Conversely, areas where the dollar goes a little further than average also typically utilize credit cards less frequently to meet spending needs. States in the Mountain West such as Wyoming (27.9%), North Dakota (30.5%), and Idaho (31.7%) have some of the lowest percentages of adults using credit cards to cover expenses. Similarly in the South, Mississippi and Louisiana have only 28.7% and 32.8% of adults using credit cards for basic living expenses, respectively.
For a breakdown of all 50 U.S. states, here is the report’s complete data table:
To determine the states where people are using credit cards to cover basic living expenses, researchers at Upgraded Points analyzed the latest data from the U.S. Census Bureau’s Household Pulse Survey. The researchers ranked states according to the share of adults who self-reported recently using credit cards to meet their spending needs. Adults were surveyed during the month of February 2023. In the event of a tie, the state with the larger total number of adults that used credit cards to cover basic living expenses was ranked higher. Researchers also calculated the total adults using credit cards to cover expenses, the share of adults with difficulty covering expenses, and the total adults with difficulty covering expenses.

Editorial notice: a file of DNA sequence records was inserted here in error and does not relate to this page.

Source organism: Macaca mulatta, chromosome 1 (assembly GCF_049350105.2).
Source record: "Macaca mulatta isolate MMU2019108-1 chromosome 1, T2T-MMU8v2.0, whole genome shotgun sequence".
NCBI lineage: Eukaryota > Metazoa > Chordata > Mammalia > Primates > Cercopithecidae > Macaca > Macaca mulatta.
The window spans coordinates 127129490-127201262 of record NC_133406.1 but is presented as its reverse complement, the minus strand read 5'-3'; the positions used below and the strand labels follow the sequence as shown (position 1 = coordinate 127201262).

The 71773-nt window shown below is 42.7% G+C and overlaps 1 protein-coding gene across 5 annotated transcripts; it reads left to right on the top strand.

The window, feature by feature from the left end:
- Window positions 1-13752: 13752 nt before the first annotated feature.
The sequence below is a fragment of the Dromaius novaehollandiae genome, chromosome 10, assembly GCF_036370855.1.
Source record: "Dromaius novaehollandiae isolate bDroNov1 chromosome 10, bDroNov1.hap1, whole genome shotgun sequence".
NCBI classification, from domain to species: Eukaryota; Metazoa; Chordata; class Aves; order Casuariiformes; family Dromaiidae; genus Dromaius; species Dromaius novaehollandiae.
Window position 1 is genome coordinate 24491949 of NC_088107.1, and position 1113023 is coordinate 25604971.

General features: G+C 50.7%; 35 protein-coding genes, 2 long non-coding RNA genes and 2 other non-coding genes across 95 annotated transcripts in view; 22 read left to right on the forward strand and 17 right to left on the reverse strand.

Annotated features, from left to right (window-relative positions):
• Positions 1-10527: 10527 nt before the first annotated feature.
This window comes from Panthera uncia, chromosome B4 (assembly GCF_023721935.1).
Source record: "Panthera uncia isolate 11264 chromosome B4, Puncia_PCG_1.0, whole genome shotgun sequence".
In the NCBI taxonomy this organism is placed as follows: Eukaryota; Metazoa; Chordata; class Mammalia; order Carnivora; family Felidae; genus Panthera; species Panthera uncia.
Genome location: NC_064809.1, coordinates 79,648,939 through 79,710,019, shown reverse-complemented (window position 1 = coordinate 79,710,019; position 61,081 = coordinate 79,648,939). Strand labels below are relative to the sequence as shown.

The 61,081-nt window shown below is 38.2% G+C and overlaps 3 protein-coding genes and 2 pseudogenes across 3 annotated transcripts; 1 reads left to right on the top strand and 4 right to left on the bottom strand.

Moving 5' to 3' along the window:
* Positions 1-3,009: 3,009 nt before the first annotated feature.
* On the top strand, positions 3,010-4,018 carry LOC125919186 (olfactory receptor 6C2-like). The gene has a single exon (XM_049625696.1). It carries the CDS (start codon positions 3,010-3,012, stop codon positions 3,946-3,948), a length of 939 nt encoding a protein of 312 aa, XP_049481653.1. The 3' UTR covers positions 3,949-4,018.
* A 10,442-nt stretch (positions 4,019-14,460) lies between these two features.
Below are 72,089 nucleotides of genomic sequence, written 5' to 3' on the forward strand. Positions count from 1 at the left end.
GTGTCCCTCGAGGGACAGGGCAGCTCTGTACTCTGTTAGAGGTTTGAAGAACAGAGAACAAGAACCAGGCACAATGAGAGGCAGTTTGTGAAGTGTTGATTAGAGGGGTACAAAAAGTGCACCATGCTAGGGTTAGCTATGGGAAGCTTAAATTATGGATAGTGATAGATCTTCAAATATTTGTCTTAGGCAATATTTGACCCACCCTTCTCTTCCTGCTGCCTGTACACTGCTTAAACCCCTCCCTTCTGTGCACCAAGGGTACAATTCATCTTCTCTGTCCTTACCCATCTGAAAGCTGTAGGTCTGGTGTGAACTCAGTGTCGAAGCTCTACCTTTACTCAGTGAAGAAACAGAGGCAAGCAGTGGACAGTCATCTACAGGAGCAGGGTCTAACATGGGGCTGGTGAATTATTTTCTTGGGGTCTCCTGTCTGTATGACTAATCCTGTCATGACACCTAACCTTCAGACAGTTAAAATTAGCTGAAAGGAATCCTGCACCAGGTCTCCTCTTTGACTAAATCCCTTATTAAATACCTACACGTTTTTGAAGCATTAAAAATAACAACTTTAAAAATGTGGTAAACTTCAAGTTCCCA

As consumer spending rebounded from the initial pandemic dip, prices and interest rates have risen as well. Credit card balances are rising quickly and approaching pre-pandemic levels as more Americans rely on their credit cards to afford basic living expenses.
The share of people who report having difficulty affording basic living expenses is rising, and now nearly 70% of adults have at least some difficulty covering basic living costs. More than 1 in 3 Americans rely on credit cards or loans to cover basic living expenses, the most common payment method other than regular income sources.
Relying on credit card debt comes at a much higher cost than a year ago — the Federal Reserve has raised its target interest rate 10 times since last March. The average credit card interest rate is now 25% higher than it was at the beginning of 2022. Stubbornly high inflation means that more interest rate hikes in the future are likely, and Americans will face both further cost of living and borrowing increases.
Cost of living may have a major influence when it comes to dependence on credit cards to meet spending needs. Geographically, expensive areas in the Northeast tend to have larger shares of adults that rely on credit cards to cover expenses, while some states in the Mountain West and South utilize credit cards in lower numbers.
1. Bureau of Labor Statistics, U.S. Department of Labor. (2023, May 2). The Economics Daily, Changes to consumer expenditures during the COVID-19 pandemic. https://www.bls.gov/opub/ted/2022/changes-to-consumer-expenditures-during-the-covid-19-pandemic.htm. Retrieved May 17, 2023
Featured Image Credit: Upgraded Points